Our first gem, displaying such a warm welcome and expert composition, pertains to the iconic World’s Fair, in New York, in the dramatic year of 1939. The theme was “The World of Tomorrow,” as especially spotlighted by the edifices of the Trylon and the Perisphere, housing  dioramas, called, “Democracy,” and, “Utopian City of the Future.”     Continue reading

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There is a glut of movie posters, although you can’t have too many vintage movie posters as created by the astonishing Stenberg brothers, who rocked in the early years of Soviet Russia. (And, of course, there is a pantheon of great vintage lithographic movie posters from all over the world.)

Although we have never paid much attention to acquiring vintage movie posters (the Stenberg’s being prohibitively expensive), we have had, from our early days, a strong commitment to live theatre promotions. A large percentage of vintage general-trade-enticement has deployed theatrical motifs to create a buzz for the product or service. But here we want to discover if the moments in face of the footlights provide a unique intensity and elegance.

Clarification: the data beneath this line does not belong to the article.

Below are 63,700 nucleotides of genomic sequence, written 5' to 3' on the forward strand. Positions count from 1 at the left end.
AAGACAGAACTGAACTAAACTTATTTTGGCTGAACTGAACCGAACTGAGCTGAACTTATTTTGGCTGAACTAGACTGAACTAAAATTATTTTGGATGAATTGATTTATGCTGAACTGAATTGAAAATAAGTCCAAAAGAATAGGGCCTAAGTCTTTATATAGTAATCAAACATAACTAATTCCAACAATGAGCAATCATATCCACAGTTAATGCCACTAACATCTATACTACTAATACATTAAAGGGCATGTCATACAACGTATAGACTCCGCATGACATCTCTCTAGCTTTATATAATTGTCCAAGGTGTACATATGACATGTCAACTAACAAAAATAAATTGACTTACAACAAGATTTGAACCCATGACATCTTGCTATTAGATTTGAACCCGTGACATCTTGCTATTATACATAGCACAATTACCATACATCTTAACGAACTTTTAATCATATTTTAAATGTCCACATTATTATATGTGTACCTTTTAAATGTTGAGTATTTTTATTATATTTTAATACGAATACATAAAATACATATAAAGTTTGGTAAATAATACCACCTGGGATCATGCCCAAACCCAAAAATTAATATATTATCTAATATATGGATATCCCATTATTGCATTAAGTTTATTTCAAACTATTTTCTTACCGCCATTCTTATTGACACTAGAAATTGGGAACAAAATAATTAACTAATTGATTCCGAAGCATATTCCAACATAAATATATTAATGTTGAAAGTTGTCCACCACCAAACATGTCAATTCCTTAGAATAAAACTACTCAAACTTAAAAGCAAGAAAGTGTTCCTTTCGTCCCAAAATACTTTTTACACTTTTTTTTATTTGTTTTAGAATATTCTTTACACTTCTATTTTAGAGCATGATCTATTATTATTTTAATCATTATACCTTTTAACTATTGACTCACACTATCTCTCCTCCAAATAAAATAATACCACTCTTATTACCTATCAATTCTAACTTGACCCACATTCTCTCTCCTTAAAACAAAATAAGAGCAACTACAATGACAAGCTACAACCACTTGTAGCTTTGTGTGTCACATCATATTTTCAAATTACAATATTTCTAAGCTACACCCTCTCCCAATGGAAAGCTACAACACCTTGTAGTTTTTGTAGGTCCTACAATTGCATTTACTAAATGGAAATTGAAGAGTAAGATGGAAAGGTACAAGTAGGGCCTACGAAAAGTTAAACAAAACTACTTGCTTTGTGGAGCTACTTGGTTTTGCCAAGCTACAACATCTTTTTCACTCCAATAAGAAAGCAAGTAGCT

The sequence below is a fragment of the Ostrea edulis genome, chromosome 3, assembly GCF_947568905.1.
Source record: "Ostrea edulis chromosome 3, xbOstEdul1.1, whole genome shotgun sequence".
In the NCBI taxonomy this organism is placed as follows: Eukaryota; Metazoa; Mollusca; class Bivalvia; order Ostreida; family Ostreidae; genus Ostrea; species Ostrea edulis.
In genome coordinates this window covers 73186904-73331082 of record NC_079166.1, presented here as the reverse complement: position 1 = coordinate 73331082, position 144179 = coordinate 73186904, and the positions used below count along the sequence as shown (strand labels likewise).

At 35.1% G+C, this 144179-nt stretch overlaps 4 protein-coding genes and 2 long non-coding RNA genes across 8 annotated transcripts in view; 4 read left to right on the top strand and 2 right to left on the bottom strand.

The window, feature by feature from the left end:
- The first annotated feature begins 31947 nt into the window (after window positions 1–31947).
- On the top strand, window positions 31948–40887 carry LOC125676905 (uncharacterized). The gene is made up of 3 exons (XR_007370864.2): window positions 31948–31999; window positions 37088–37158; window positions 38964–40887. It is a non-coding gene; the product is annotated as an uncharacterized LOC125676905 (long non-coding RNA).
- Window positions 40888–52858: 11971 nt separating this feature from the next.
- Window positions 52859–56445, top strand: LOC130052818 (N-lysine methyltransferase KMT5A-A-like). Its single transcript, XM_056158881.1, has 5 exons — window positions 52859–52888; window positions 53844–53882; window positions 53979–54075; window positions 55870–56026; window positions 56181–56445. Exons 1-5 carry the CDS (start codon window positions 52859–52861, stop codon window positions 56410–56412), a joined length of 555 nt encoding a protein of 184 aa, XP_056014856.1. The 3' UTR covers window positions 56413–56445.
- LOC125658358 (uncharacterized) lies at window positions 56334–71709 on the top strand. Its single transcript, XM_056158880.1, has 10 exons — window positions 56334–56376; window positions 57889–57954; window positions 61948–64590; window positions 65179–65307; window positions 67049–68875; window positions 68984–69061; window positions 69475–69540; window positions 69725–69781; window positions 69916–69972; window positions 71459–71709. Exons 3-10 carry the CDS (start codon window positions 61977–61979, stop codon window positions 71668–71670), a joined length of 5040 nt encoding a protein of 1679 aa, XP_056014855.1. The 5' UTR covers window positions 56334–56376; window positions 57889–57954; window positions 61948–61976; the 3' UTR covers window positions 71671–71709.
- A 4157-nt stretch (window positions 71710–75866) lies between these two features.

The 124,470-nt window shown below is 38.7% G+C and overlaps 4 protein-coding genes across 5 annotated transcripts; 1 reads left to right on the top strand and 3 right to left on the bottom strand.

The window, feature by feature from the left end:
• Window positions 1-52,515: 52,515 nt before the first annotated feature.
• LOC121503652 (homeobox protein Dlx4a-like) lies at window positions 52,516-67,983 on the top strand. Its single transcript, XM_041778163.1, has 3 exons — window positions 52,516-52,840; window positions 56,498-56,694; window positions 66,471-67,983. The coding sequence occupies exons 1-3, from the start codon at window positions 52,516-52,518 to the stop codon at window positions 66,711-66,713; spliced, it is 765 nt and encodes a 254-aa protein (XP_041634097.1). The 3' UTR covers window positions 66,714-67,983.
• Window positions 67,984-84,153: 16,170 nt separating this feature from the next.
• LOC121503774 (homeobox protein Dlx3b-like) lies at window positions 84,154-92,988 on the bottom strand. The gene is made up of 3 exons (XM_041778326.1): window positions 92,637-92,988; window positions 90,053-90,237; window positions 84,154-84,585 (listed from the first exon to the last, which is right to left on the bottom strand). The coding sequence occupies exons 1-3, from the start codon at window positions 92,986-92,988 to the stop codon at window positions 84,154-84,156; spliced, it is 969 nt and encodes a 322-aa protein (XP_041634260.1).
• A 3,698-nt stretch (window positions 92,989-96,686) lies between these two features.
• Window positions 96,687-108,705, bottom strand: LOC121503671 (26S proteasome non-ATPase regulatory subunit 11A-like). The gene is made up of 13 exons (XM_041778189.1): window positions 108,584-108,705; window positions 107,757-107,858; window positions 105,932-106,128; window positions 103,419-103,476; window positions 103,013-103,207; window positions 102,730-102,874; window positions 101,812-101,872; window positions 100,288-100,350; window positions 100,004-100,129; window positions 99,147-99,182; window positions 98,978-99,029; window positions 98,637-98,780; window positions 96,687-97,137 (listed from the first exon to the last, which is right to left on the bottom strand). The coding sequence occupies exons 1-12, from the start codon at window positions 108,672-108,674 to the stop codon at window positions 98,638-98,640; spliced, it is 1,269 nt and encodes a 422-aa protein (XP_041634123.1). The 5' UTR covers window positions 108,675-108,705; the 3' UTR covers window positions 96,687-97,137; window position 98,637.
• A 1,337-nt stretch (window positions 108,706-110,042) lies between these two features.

Our first example, “That’s the Ticket,” provides a vivacious array of props, by means of which to preview the range of drama being lavished upon us by the company. In providing clues to the night on the town, the wit and mystery, to be offered, somehow goes beyond what a single image can do.    Continue reading